In celebration of Hispanic Heritage Month, which takes place Sept. 15 – Oct. 15, USTA Florida is recognizing members of Florida’s rich Hispanic community whose talents and dedication help to grow the great game of tennis every day — at every level. We applaud them all for making tennis a better and more inclusive sport, and for making the face of our game more accurately reflect the dynamic diversity of our country.
Jorge Todero currently is a Hispanic professional tennis coach on tour, who is training countless players to perform at the highest levels. His highest ranked player he currently coaches is 2022 US Open Doubles Semifinalist, Caroline Dolehide.
Jorge Todero’s Journey in Tennis
Born and raised in Argentina, Jorge Todero first picked up a tennis racket when he was just ten years old. However, he also was passionate about soccer, as that was the country’s biggest sport.
When he got older, he had to decide on which sport he wanted to play, but ultimately his friend convinced him to dive into tennis. After touring for a bit and traveling across the world, he decided it was time to get into coaching.
Fast forward over 40 years and he has coached some of the tennis greats in Argentina, Colombia, and the United States. These players include Alberto Manchini and Martin Jaite, who both achieved a top 10 ranking in the world. He also coached Fabiola Zuluaga, Meghaan Shaughnessy, and Varvara Lepchenko, who all achieved a top 20 ranking in their careers.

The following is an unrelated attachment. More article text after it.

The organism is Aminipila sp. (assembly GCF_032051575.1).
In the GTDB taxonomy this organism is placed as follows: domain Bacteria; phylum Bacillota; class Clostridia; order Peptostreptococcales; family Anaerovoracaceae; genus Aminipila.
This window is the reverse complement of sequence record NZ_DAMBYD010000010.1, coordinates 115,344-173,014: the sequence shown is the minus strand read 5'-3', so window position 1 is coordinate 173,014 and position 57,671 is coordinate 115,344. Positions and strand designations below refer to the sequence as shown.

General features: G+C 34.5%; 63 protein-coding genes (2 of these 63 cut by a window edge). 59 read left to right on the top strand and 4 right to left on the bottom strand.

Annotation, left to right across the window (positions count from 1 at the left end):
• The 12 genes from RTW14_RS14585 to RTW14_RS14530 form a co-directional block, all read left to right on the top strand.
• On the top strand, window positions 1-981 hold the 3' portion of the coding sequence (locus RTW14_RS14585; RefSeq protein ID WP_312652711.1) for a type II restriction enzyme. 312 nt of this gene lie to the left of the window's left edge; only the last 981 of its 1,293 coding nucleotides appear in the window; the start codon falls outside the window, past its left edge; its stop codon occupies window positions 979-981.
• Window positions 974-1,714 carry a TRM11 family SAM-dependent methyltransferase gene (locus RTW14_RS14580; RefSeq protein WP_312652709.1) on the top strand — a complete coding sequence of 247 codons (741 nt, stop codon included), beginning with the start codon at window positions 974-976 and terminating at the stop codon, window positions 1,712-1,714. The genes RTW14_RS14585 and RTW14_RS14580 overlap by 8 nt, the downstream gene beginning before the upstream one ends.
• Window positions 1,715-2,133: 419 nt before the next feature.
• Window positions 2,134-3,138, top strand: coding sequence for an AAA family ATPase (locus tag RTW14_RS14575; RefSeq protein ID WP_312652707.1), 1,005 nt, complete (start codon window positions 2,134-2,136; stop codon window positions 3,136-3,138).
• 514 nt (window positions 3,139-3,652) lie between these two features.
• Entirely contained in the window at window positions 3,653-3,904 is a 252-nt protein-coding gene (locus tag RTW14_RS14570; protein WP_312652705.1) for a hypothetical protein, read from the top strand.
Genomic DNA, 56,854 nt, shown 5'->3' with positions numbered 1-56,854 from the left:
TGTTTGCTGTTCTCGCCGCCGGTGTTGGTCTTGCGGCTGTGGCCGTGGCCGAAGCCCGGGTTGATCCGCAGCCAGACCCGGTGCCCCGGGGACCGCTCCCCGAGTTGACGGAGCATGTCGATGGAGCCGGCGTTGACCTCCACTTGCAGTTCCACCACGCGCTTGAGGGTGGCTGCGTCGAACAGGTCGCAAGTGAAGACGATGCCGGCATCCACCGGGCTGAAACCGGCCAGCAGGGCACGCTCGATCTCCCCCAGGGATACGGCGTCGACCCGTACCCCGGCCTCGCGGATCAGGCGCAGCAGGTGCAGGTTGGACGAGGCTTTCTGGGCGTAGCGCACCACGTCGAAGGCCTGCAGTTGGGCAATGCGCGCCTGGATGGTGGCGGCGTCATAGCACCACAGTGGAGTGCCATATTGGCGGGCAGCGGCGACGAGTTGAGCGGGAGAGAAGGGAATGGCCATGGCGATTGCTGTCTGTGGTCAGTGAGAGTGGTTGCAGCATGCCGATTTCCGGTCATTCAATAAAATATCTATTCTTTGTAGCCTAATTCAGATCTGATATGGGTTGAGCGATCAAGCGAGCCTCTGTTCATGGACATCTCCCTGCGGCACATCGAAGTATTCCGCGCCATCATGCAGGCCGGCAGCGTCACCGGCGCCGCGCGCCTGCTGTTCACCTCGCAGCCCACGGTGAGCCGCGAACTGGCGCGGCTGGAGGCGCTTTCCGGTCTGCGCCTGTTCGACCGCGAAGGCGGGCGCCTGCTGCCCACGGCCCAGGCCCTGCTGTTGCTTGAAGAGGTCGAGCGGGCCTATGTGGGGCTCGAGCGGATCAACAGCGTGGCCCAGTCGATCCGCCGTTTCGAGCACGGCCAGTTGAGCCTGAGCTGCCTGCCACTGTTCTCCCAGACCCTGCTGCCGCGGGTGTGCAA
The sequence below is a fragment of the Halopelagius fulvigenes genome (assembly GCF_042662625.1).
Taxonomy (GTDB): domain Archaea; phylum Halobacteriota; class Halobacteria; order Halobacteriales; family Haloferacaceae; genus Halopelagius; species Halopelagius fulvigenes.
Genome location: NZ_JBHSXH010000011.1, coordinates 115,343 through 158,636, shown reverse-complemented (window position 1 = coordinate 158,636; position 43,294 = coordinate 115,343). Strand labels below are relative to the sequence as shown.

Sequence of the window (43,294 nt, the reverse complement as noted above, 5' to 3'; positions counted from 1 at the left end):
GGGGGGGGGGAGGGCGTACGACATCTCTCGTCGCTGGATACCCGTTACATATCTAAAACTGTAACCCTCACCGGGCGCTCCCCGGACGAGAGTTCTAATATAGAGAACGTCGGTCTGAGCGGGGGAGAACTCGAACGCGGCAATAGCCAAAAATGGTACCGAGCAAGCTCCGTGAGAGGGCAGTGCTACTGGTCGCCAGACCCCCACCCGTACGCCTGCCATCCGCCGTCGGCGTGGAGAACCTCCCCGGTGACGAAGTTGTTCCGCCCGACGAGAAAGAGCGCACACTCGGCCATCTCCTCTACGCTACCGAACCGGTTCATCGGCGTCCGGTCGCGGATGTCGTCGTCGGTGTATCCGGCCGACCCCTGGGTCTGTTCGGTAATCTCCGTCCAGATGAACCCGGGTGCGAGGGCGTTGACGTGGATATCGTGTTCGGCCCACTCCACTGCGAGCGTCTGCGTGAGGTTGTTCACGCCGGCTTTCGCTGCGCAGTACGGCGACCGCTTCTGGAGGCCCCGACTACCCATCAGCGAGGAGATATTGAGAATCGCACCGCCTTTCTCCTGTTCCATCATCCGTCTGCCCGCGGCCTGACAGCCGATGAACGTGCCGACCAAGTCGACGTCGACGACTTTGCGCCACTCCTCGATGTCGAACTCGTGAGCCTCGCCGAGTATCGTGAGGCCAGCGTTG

He retired from coaching in 2019, but he still works with current WTA player, Caroline Dolehide. The one thing that brought him back to the sport was passion. “You have to do everything in life with passion,” Todero said. “If you aren’t passionate about what you do then you won’t give the most effort.”
Being in his seventies, Todero said he doesn’t need the money anymore, he doesn’t need to be sweating out in the sun for multiple hours a day, but he does it because he has a passion to see people improve and achieve their goals.
“I still help Caroline because she is a great player and I want to make sure she is able to accomplish her goals in her career.”
This is one of Todero’s favorite things about being a tennis coach, being able to impact the future of the sport. “There are many people in the youth community that want to learn the sport,” Todero said. And while it can be intimidating to pick up a tennis ball and racket, he wants to make sure he’s there to make them comfortable with the fundamentals.
Another reason Todero likes to coach in Florida is because, “there are a lot of kids that only speak Spanish.” Communication is a key element when it comes to learning and improving, so he finds a special connection in their shared language.
Why It’s Important to Celebrate Hispanic Heritage Month
When Todero first moved to Florida, he said it wasn’t scary, but eye-opening to move away from Argentina, because he found there to be such great opportunities for him.
He believes it is important to recognize Hispanic Heritage Month in tennis because there are so many greats of the sport that come from a Hispanic descent.
Todero has traveled the world thanks to tennis and has interacted with many cultures throughout his life. He believes all cultures are special and should be appreciated by the community.
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